Only a third of parents who were surveyed said they play videogames with their children some or all of the time. Most of those parents are younger than 40 and part of a generation that grew up playing video games themselves.
EDUCATION - What children say:
ICT is regarded as making homework less boring because they use computers as: ‘cool’;
interactive and multimodal texts are more interesting than books;
ICT save time (e.g. it is easier to write and revise documents on a computer than by hand) and enhance the presentation of children’s work;
the Internet is a good source of information (range and depth) and educational materials (such as revision websites);
ICT enable multi-tasking and is perceived by children to improve grades
Internet offers readily availableinformation for children’s school projects and researches.
ICT contribute both to making school work more enjoyable and also to pupils’ perceptions of achievement, therefore it is perceived as motivational.
The majority of children and young people believe that ICT competence would be important for their futures and careers.
The interviewed who use computers at home for school work at least once a week are also the same subjects who believe that using a computer can improve their grades and have most home-based electronic resources.
EDUCATION - What parents say:
The majority of parents believe that skills in ICT would be vital for their children’s future.
Their comments are often linked to the importance that ICT might play in
children’s future careers.
The majority (84%) of parents agree with the statement that ‘Using a computer helps my child to learn useful things’.
Families buy computers for their educational potential.
The majority of parents believe that computers help their children to learn useful skills and gain knowledge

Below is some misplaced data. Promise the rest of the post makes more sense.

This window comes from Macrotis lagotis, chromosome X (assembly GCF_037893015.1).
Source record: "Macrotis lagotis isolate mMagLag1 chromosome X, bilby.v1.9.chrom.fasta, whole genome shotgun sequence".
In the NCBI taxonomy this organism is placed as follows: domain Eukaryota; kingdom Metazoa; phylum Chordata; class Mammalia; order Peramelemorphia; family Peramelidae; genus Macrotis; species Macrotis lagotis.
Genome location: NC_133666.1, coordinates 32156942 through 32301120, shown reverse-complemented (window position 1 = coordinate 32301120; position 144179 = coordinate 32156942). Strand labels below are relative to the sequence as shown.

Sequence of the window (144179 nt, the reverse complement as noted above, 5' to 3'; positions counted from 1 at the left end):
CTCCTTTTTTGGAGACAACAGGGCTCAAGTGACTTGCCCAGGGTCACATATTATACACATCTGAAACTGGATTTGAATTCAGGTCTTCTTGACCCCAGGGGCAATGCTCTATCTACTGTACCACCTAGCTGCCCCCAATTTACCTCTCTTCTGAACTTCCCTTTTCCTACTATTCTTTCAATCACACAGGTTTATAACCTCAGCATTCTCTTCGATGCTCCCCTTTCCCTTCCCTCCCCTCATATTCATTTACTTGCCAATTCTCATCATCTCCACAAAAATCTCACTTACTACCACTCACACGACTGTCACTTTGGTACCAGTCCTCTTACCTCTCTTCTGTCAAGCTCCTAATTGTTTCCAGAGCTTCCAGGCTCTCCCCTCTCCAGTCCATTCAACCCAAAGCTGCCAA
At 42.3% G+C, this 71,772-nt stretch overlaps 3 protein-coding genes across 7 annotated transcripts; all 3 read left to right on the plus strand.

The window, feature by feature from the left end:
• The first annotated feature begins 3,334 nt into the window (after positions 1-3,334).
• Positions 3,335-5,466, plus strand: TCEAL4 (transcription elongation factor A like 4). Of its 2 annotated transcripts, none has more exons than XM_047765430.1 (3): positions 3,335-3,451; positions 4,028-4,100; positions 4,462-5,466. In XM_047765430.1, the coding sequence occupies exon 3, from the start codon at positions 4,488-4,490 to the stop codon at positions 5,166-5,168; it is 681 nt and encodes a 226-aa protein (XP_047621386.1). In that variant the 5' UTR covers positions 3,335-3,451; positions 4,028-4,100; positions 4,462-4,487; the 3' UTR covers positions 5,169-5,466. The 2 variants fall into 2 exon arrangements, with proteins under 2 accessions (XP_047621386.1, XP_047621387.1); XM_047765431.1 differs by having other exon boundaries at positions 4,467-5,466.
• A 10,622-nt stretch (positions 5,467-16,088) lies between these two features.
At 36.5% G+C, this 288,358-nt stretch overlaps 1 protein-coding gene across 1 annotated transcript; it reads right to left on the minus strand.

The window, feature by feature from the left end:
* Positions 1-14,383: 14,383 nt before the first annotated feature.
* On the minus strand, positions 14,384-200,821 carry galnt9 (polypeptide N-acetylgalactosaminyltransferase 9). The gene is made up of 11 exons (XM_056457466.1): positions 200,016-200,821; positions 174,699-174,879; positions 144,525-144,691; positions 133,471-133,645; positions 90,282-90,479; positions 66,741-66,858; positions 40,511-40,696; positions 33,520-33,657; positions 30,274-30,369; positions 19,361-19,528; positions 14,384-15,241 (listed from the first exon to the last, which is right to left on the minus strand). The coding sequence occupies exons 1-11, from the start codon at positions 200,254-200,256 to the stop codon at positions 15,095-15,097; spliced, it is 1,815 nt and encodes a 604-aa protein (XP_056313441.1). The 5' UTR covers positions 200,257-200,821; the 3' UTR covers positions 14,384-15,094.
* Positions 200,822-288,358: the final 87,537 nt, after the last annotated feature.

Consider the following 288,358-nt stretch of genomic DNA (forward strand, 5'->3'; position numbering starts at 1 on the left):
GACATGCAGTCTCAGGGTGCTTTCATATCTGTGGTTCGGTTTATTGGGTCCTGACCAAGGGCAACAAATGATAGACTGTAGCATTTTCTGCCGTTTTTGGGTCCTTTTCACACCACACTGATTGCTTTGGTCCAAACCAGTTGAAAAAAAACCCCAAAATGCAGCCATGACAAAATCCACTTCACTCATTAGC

enabling them to find new sources of information;
enhancing the presentation of their work;
providing more opportunities for revision/consolidation of learning;
saving time on mundane tasks such as editing; and increasing their motivation.
What are the barriers to using ICT for educational purposes?
a lack of explicit instruction to do so by teachers;
a lack confidence on how to use ICT as applicable to specific subjects;
a lack of interest in particular subjects per se
This shows clear implications in terms of addressing how schools deliver out of school ICT opportunities for their pupils in ways that make them more attractive for children.
Examples & Good Practices
The culture of videogames:
the world of the young and the world of the adults compared.
(Istituto IARD under the sponsorship of the Ministero per le Politiche Giovanili)
A new study about videogames indicated they have become "an increasingly social activity" particularly among parents and children.
Setting stereotypes aside, the study revealed gaming to be very much a social activity.
The project aims to develop informal skills through online games both for parents and children, making them play together.
After the first experimentationthe majority of the parents who performed the games with their children now see them as a positive activity for their kids: 73% believe that videogames teach their children about technology and 68% feel that they them with some “school skills”.